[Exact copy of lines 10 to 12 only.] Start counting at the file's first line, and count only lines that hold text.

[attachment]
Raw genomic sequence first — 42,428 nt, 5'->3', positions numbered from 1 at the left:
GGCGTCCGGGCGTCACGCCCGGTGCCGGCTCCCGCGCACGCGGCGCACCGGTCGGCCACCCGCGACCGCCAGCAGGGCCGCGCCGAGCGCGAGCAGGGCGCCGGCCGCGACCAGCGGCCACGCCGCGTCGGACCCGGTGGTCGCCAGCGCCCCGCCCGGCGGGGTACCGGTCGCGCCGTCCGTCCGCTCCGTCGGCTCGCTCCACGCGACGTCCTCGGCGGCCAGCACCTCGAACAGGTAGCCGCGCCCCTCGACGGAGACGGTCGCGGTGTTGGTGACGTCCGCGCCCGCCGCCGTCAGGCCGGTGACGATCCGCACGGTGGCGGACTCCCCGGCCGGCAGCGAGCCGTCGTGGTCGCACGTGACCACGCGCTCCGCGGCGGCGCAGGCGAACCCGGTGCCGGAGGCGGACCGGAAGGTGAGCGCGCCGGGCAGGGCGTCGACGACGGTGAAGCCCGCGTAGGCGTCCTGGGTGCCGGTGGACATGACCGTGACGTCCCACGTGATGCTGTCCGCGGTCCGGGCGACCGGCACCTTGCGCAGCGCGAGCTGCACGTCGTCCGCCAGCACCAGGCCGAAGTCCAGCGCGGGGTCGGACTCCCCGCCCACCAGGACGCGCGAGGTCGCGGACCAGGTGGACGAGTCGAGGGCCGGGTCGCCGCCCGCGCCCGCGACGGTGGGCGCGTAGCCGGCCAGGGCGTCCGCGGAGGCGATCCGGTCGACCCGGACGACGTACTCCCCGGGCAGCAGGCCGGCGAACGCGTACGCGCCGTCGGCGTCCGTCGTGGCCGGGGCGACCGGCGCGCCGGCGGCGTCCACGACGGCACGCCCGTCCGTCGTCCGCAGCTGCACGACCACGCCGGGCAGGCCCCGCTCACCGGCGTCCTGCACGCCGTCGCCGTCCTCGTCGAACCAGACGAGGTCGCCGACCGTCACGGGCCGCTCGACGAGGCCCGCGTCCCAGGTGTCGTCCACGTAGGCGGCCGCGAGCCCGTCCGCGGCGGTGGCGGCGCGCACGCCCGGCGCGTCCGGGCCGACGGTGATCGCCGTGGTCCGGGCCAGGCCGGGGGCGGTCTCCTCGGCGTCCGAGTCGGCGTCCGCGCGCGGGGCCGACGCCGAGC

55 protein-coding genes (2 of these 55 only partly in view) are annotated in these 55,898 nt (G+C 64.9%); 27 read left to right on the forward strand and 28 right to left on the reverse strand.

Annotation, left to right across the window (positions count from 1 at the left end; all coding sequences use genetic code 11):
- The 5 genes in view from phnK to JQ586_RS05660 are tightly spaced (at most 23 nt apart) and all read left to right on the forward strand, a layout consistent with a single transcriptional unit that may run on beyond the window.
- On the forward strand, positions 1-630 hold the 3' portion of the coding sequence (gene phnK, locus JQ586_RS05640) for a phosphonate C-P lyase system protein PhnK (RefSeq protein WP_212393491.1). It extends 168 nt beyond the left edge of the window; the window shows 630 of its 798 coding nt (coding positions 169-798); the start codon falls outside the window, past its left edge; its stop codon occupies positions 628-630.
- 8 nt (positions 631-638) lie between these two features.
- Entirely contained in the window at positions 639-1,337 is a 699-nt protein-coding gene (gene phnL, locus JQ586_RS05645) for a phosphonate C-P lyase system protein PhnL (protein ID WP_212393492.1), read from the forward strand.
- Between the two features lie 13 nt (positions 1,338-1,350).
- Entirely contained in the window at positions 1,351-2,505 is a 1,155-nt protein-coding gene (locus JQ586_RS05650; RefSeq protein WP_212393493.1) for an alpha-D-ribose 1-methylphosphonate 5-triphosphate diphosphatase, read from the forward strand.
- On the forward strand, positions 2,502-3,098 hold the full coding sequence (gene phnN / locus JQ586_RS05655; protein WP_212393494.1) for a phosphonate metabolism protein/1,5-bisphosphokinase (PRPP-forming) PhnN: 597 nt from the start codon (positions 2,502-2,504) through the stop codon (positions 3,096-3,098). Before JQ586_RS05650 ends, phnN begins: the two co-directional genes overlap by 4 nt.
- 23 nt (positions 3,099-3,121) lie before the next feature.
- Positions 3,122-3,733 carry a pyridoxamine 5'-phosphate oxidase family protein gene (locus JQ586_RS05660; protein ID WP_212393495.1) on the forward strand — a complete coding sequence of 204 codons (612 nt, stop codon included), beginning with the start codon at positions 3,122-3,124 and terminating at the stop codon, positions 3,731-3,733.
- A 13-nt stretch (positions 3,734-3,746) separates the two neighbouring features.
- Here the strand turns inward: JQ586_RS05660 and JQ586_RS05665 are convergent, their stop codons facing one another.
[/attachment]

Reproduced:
- Entirely contained in the window at positions 1,351-2,505 is a 1,155-nt protein-coding gene (locus JQ586_RS05650; RefSeq protein WP_212393493.1) for an alpha-D-ribose 1-methylphosphonate 5-triphosphate diphosphatase, read from the forward strand.
- On the forward strand, positions 2,502-3,098 hold the full coding sequence (gene phnN / locus JQ586_RS05655; protein WP_212393494.1) for a phosphonate metabolism protein/1,5-bisphosphokinase (PRPP-forming) PhnN: 597 nt from the start codon (positions 2,502-2,504) through the stop codon (positions 3,096-3,098). Before JQ586_RS05650 ends, phnN begins: the two co-directional genes overlap by 4 nt.
- 23 nt (positions 3,099-3,121) lie before the next feature.